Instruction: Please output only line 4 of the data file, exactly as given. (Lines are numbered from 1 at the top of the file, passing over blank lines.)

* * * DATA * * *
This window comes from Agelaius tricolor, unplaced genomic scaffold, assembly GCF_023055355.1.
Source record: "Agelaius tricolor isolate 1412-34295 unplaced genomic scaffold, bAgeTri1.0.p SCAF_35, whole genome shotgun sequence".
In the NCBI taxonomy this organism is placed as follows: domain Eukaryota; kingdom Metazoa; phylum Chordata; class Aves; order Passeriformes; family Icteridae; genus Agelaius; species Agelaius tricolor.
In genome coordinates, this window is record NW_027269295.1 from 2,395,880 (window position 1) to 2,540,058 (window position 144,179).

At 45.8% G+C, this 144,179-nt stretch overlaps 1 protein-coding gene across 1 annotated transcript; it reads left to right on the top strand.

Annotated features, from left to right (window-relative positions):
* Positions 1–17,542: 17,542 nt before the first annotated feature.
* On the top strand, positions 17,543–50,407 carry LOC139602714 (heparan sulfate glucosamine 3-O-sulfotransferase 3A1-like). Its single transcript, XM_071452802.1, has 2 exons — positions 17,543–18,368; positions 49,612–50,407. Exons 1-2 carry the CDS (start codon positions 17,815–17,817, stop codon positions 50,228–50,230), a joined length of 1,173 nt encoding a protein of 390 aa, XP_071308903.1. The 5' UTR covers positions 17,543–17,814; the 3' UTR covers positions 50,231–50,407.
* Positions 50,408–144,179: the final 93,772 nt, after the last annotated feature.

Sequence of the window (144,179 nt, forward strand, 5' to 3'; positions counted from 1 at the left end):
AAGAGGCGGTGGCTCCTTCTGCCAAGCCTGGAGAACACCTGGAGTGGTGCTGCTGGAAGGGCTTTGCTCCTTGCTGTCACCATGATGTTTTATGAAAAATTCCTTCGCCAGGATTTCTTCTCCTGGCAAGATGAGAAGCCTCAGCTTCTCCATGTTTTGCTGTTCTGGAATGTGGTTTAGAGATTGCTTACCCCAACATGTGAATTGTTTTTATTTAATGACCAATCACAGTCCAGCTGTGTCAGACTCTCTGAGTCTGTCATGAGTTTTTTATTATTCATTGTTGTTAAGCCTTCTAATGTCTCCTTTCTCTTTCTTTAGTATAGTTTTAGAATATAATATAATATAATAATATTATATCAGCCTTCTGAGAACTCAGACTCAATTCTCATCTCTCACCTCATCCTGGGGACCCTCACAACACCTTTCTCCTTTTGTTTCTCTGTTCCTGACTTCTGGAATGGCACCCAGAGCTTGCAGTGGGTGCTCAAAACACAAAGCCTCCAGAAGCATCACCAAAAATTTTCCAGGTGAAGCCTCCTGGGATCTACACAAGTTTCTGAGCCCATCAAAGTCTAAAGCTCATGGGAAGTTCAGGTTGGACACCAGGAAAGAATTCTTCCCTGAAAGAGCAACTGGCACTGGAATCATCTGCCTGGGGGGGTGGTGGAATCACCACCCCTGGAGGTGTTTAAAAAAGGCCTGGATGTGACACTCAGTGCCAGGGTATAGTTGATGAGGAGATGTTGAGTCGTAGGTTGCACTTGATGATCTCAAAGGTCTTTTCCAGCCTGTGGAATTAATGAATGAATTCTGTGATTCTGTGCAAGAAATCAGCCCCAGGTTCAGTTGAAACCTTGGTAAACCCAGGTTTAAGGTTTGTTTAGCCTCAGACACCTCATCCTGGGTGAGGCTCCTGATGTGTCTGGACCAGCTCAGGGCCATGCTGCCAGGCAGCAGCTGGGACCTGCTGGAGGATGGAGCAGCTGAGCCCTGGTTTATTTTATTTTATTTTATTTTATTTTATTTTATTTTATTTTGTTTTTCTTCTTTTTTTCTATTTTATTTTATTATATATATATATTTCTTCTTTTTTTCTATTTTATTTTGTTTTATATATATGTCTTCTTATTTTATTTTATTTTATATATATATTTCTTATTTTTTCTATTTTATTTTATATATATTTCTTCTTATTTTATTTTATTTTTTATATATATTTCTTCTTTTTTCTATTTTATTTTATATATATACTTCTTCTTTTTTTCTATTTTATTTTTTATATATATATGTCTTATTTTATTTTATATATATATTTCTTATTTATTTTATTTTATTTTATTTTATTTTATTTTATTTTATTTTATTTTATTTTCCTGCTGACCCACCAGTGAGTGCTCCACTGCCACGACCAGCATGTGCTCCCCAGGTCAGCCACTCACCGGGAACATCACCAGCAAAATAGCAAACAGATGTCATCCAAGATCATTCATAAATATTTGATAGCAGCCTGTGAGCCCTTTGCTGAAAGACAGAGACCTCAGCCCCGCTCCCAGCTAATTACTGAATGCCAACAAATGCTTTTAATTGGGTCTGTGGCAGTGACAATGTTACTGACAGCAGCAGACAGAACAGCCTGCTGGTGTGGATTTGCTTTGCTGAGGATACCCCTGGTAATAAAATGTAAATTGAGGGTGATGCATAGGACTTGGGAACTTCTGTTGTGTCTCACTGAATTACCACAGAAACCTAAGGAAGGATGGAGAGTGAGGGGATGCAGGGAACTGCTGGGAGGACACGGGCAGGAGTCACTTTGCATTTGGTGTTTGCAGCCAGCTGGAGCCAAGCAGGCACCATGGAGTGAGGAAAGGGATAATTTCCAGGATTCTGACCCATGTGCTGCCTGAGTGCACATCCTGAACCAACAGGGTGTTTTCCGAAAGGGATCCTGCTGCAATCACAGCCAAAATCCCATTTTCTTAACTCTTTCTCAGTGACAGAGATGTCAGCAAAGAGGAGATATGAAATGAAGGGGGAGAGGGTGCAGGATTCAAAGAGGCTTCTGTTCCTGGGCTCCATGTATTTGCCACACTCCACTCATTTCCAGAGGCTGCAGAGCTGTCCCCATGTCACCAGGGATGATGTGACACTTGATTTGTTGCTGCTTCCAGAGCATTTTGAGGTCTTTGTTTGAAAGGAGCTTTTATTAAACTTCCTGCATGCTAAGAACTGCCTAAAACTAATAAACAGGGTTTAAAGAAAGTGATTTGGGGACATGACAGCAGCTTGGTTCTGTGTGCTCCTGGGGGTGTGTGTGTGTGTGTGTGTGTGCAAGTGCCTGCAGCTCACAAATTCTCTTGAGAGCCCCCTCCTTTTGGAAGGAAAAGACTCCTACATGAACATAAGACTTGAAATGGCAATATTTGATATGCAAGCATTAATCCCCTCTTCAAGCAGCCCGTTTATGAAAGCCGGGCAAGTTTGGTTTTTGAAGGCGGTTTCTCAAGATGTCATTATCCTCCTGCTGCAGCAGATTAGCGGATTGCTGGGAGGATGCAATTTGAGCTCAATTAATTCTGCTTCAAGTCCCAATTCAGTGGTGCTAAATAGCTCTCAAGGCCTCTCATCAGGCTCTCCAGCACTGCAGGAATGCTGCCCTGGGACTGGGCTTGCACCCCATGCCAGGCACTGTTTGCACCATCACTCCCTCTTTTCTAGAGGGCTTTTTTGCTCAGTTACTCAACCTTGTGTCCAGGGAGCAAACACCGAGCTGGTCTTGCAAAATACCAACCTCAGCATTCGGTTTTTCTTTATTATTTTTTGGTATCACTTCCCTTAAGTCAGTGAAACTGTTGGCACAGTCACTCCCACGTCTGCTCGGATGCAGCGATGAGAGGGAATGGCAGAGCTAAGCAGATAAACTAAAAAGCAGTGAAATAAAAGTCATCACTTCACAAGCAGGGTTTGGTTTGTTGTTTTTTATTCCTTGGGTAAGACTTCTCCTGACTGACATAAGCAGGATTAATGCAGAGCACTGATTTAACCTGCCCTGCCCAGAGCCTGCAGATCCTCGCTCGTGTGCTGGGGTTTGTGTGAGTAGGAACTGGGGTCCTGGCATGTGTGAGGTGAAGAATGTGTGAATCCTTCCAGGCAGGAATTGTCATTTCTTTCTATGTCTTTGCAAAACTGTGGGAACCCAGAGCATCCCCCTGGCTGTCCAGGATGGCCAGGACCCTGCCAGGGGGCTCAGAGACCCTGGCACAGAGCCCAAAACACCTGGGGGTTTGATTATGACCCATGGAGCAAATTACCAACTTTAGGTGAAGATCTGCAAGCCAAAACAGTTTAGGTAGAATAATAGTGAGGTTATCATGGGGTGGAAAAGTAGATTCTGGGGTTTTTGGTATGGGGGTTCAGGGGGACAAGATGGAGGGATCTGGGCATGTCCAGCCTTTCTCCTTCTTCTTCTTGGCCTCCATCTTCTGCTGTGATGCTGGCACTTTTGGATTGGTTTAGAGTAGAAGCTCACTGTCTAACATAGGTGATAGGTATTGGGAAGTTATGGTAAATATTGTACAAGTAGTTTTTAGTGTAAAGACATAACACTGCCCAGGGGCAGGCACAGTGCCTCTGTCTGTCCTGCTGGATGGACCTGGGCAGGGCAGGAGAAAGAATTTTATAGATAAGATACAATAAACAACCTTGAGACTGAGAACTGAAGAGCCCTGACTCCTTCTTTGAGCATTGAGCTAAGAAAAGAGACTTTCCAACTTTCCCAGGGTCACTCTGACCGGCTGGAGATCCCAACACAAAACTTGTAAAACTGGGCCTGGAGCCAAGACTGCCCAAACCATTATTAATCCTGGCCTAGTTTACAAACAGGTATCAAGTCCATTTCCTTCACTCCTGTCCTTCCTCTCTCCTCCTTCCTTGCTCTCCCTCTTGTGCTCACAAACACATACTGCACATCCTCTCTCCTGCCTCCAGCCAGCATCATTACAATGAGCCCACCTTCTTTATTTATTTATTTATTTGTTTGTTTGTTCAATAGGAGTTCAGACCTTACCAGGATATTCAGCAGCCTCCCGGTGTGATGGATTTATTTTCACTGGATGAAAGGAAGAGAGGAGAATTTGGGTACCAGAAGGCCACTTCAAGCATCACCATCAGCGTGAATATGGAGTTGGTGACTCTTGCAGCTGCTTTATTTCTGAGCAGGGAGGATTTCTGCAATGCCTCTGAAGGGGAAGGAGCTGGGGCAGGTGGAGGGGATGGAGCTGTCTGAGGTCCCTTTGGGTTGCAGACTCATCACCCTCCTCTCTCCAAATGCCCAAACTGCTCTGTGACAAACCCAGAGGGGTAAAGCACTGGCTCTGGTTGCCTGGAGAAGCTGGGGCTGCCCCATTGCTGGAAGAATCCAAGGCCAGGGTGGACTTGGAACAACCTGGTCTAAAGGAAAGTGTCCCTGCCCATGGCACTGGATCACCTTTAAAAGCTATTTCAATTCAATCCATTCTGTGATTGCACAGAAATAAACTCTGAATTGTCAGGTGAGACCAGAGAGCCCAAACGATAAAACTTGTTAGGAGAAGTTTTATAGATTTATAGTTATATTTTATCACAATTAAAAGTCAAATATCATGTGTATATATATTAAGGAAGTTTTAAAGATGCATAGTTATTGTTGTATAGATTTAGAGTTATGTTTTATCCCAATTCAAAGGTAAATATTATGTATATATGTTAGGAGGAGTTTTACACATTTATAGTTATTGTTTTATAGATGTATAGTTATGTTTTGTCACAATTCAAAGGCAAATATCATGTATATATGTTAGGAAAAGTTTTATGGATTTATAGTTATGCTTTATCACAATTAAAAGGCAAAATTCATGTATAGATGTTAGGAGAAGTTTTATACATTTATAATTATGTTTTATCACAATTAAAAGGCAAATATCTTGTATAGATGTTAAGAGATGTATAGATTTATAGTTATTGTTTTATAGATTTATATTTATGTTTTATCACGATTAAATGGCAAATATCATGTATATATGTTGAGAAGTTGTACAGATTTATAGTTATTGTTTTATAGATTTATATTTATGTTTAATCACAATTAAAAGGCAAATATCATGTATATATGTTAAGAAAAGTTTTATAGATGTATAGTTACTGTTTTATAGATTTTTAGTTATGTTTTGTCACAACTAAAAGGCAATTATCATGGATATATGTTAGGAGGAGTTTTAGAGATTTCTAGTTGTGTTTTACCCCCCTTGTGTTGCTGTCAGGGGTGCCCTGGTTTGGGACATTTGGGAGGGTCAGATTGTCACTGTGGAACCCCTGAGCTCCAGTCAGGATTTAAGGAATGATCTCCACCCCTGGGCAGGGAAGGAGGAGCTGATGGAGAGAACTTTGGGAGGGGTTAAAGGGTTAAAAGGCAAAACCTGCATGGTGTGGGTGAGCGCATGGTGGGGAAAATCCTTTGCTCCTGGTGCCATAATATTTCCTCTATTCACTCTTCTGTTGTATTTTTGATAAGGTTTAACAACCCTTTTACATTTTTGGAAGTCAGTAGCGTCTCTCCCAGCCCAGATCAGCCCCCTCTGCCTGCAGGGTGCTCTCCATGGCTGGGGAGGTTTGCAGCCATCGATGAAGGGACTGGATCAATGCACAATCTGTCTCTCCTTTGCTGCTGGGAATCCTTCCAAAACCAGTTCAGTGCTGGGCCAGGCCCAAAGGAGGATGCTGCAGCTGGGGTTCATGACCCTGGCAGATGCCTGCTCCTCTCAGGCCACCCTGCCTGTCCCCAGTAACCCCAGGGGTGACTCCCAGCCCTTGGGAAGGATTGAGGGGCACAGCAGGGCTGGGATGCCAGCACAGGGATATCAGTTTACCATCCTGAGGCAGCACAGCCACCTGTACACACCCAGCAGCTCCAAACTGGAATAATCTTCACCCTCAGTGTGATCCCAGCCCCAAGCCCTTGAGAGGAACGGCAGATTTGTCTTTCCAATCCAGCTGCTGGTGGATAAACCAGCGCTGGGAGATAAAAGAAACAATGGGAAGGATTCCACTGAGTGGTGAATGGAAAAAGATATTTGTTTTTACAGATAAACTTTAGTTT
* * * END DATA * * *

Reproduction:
In genome coordinates, this window is record NW_027269295.1 from 2,395,880 (window position 1) to 2,540,058 (window position 144,179).